The stress, anxiety, and depression caused by online bullying can manifest in various ways, leading to decreased concentration, withdrawal from social activities, and declining grades.

Moreover, online bullying can tarnish a child’s reputation, both online and offline. Hurtful comments, embarrassing photos or videos, and false rumors spread through social media platforms can damage their image among peers and in their community. This can lead to social exclusion, isolation, and a sense of alienation from their support networks.  In some cases, online bullying has even resulted in severe offline consequences, such as self-harm, suicide, or acts of violence. The relentless and pervasive nature of cyberbullying can push vulnerable children to their breaking point, as they may feel trapped and unable to escape the torment. It is crucial to recognize the potential seriousness of online bullying and take immediate action to prevent such tragic outcomes.

Parents, educators, and society as a whole must understand the emotional toll that online bullying can have on children and work together to combat it. Creating a safe and supportive environment, both online and offline, is essential for children to thrive and develop healthy self-esteem. This includes fostering open communication, providing emotional support, and teaching resilience and coping strategies to help children navigate the challenges they may face online.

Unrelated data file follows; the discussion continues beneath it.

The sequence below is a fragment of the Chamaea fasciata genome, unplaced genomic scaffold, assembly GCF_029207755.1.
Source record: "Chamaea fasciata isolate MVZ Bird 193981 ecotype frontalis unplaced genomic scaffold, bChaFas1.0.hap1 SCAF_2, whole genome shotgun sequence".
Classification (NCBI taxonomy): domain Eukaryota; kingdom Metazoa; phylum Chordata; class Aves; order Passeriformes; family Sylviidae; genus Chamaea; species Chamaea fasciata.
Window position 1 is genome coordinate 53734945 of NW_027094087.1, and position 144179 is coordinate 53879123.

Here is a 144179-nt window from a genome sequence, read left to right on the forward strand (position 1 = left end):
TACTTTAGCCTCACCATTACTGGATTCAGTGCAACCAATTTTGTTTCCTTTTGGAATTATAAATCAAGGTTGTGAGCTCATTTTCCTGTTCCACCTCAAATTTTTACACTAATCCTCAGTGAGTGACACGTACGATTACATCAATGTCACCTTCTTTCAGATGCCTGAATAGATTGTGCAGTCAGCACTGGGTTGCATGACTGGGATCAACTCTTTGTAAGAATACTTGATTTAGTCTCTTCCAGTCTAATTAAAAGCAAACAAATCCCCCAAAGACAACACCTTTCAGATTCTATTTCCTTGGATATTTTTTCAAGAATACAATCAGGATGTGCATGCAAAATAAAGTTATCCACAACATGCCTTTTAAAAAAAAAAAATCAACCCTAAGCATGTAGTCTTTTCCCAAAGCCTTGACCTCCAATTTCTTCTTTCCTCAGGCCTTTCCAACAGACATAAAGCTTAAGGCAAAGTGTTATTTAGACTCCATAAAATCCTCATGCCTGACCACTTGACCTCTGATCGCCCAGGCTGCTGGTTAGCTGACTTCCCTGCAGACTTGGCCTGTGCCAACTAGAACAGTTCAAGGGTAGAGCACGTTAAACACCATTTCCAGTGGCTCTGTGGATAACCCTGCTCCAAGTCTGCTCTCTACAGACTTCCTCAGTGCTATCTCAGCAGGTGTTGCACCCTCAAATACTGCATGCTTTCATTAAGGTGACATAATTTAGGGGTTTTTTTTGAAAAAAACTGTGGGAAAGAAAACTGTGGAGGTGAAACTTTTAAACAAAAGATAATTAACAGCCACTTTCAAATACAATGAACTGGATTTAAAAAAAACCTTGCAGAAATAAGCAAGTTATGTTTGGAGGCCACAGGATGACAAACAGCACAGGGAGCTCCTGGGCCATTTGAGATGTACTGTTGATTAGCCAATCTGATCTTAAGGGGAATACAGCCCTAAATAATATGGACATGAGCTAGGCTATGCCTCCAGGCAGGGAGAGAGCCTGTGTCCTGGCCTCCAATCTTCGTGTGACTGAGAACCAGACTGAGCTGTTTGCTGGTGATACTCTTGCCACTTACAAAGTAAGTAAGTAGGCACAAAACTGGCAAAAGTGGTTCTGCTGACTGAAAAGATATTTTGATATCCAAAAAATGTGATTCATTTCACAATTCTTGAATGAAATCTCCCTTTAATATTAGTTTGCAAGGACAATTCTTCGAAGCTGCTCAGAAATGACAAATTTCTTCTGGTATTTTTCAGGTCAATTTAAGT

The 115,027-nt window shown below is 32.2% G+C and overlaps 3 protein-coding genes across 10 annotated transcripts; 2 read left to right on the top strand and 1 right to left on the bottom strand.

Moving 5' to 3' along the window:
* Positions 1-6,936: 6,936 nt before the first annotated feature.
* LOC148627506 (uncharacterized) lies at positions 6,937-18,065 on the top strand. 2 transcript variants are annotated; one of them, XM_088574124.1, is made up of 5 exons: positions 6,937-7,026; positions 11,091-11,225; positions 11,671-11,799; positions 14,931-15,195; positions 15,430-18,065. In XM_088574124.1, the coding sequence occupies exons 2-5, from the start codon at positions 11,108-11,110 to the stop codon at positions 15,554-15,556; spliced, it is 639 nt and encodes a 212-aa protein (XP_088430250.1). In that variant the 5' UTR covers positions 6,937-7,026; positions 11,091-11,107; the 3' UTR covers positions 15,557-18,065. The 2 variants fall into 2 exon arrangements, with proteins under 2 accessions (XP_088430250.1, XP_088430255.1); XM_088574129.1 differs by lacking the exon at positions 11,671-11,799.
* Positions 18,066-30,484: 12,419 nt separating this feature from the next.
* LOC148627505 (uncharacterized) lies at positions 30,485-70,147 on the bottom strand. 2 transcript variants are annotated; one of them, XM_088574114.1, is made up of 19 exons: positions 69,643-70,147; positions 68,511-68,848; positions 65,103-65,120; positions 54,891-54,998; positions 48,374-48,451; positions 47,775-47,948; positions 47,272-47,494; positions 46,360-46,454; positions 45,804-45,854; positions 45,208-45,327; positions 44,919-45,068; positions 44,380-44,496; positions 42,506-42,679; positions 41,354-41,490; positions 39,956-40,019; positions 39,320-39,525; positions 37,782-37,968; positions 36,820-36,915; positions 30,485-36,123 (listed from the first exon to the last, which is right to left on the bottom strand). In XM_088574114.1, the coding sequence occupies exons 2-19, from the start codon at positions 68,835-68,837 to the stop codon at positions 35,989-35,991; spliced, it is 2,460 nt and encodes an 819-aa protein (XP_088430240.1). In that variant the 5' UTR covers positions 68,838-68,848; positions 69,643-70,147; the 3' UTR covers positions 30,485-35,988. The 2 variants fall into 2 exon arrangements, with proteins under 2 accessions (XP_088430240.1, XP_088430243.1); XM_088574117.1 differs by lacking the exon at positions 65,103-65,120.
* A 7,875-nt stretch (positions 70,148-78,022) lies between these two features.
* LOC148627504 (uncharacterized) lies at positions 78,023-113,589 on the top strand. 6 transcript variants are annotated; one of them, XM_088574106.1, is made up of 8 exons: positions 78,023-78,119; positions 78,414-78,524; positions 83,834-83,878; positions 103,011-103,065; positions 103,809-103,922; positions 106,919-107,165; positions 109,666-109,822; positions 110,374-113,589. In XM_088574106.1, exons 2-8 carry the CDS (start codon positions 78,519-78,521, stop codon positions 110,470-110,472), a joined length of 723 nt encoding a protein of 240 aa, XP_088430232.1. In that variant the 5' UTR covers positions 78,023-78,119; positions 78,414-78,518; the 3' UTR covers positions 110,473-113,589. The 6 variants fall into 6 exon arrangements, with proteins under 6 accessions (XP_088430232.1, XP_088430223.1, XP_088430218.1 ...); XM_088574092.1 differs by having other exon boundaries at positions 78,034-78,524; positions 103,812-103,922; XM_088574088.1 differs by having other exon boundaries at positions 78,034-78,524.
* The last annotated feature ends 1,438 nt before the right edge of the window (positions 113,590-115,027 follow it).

By addressing the long-lasting emotional consequences and potential offline impact of online bullying, we can raise awareness and take collective action to protect our children from the harmful effects of cyberbullying. Together, we can create a safer and more compassionate online space for all young individuals.

Resources and Support for Parents and Children

Support in this matter should be readily available to parents or guardians. This isn’t only for the victims but also for the perpetrators of such acts. Here are some resources you can contact to report cyberbullying and ask for help:





LinkedIn – [email protected]




Telegram – [email protected]




Zoom – [email protected]




Cyberbullying Research Center